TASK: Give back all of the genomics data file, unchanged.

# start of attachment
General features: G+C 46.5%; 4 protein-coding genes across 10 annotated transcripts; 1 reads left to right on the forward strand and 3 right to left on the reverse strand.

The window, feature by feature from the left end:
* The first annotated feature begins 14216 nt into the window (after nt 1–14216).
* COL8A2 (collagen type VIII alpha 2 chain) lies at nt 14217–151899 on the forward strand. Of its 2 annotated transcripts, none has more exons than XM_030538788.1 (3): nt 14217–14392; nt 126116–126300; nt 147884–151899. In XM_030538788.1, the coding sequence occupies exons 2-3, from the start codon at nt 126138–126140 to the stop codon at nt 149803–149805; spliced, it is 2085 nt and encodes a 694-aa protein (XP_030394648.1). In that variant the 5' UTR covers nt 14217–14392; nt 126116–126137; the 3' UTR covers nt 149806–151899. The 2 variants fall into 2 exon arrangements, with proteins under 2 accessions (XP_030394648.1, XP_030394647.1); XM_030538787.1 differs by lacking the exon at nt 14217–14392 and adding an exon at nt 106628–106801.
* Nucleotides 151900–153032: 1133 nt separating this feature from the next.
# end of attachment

General features: G+C 46.5%; 4 protein-coding genes across 10 annotated transcripts; 1 reads left to right on the forward strand and 3 right to left on the reverse strand.

The window, feature by feature from the left end:
* The first annotated feature begins 14216 nt into the window (after nt 1–14216).
* COL8A2 (collagen type VIII alpha 2 chain) lies at nt 14217–151899 on the forward strand. Of its 2 annotated transcripts, none has more exons than XM_030538788.1 (3): nt 14217–14392; nt 126116–126300; nt 147884–151899. In XM_030538788.1, the coding sequence occupies exons 2-3, from the start codon at nt 126138–126140 to the stop codon at nt 149803–149805; spliced, it is 2085 nt and encodes a 694-aa protein (XP_030394648.1). In that variant the 5' UTR covers nt 14217–14392; nt 126116–126137; the 3' UTR covers nt 149806–151899. The 2 variants fall into 2 exon arrangements, with proteins under 2 accessions (XP_030394648.1, XP_030394647.1); XM_030538787.1 differs by lacking the exon at nt 14217–14392 and adding an exon at nt 106628–106801.
* Nucleotides 151900–153032: 1133 nt separating this feature from the next.